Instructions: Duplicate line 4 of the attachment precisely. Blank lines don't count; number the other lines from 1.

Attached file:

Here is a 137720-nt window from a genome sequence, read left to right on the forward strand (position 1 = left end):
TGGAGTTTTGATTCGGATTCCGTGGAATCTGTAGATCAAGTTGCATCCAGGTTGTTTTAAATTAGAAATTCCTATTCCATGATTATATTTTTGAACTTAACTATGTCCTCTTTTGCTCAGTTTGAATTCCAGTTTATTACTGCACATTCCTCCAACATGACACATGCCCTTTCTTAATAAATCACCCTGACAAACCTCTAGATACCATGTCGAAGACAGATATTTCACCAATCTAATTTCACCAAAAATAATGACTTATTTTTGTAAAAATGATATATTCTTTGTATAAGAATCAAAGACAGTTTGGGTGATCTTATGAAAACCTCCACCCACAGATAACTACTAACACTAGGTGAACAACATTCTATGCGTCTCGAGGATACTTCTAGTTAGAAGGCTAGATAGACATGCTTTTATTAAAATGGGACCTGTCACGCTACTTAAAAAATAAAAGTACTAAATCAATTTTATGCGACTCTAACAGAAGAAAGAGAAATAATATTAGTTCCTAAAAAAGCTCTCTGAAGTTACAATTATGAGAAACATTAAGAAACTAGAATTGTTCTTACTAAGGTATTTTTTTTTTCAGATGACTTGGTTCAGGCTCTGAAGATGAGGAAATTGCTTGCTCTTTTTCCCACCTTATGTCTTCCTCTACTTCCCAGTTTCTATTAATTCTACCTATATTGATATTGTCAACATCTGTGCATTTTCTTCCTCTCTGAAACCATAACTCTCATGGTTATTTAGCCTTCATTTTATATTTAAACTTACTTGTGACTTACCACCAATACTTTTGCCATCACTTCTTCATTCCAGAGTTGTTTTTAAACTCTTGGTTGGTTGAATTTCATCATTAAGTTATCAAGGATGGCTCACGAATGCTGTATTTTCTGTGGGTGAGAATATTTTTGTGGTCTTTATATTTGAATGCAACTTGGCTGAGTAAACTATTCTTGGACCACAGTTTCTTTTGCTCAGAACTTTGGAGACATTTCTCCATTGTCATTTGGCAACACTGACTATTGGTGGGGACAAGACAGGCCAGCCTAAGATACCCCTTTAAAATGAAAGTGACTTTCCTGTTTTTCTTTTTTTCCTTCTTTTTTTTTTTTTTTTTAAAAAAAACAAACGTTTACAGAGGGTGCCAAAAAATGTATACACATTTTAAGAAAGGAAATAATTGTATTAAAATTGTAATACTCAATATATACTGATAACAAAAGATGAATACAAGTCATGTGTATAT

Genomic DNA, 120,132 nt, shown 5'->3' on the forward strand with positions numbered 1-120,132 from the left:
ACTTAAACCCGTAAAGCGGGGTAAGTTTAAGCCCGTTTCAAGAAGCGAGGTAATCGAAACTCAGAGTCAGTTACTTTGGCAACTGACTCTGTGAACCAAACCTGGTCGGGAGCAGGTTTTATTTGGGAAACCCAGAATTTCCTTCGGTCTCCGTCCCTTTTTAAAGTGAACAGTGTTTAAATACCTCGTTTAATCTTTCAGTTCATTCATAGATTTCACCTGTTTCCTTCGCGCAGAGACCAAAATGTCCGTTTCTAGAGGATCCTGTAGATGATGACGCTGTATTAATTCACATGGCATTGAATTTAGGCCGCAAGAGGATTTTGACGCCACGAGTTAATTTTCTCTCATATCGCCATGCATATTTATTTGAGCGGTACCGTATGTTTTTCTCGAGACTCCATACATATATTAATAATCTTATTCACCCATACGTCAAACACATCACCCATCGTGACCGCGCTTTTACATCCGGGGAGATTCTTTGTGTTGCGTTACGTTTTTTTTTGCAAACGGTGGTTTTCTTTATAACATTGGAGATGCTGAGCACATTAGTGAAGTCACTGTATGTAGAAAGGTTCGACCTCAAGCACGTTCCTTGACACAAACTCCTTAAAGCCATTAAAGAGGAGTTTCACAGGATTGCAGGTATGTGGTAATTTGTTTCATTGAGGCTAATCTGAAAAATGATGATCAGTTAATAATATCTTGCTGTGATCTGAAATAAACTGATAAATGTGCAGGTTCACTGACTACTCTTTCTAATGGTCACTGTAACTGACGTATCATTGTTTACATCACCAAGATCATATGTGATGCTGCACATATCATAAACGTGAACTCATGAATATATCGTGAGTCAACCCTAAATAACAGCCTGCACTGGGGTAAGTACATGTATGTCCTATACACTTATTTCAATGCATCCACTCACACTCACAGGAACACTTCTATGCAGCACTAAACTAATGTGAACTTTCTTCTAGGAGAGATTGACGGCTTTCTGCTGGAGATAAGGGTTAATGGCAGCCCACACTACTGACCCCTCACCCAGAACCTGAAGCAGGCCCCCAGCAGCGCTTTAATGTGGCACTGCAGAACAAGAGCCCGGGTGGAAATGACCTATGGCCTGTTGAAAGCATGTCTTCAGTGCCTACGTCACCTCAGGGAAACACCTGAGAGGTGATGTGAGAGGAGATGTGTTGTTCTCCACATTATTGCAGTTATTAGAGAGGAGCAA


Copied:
ACTTAAACCCGTAAAGCGGGGTAAGTTTAAGCCCGTTTCAAGAAGCGAGGTAATCGAAACTCAGAGTCAGTTACTTTGGCAACTGACTCTGTGAACCAAACCTGGTCGGGAGCAGGTTTTATTTGGGAAACCCAGAATTTCCTTCGGTCTCCGTCCCTTTTTAAAGTGAACAGTGTTTAAATACCTCGTTTAATCTTTCAGTTCATTCATAGATTTCACCTGTTTCCTTCGCGCAGAGACCAAAATGTCCGTTTCTAGAGGATCCTGTAGATGATGACGCTGTATTAATTCACATGGCATTGAATTTAGGCCGCAAGAGGATTTTGACGCCACGAGTTAATTTTCTCTCATATCGCCATGCATATTTATTTGAGCGGTACCGTATGTTTTTCTCGAGACTCCATACATATATTAATAATCTTATTCACCCATACGTCAAACACATCACCCATCGTGACCGCGCTTTTACATCCGGGGAGATTCTTTGTGTTGCGTTACGTTTTTTTTTGCAAACGGTGGTTTTCTTTATAACATTGGAGATGCTGAGCACATTAGTGAAGTCACTGTATGTAGAAAGGTTCGACCTCAAGCACGTTCCTTGACACAAACTCCTTAAAGCCATTAAAGAGGAGTTTCACAGGATTGCAGGTATGTGGTAATTTGTTTCATTGAGGCTAATCTGAAAAATGATGATCAGTTAATAATATCTTGCTGTGATCTGAAATAAACTGATAAATGTGCAGGTTCACTGACTACTCTTTCTAATGGTCACTGTAACTGACGTATCATTGTTTACATCACCAAGATCATATGTGATGCTGCACATATCATAAACGTGAACTCATGAATATATCGTGAGTCAACCCTAAATAACAGCCTGCACTGGGGTAAGTACATGTATGTCCTATACACTTATTTCAATGCATCCACTCACACTCACAGGAACACTTCTATGCAGCACTAAACTAATGTGAACTTTCTTCTAGGAGAGATTGACGGCTTTCTGCTGGAGATAAGGGTTAATGGCAGCCCACACTACTGACCCCTCACCCAGAACCTGAAGCAGGCCCCCAGCAGCGCTTTAATGTGGCACTGCAGAACAAGAGCCCGGGTGGAAATGACCTATGGCCTGTTGAAAGCATGTCTTCAGTGCCTACGTCACCTCAGGGAAACACCTGAGAGGTGATGTGAGAGGAGATGTGTTGTTCTCCACATTATTGCAGTTATTAGAGAGGAGCAA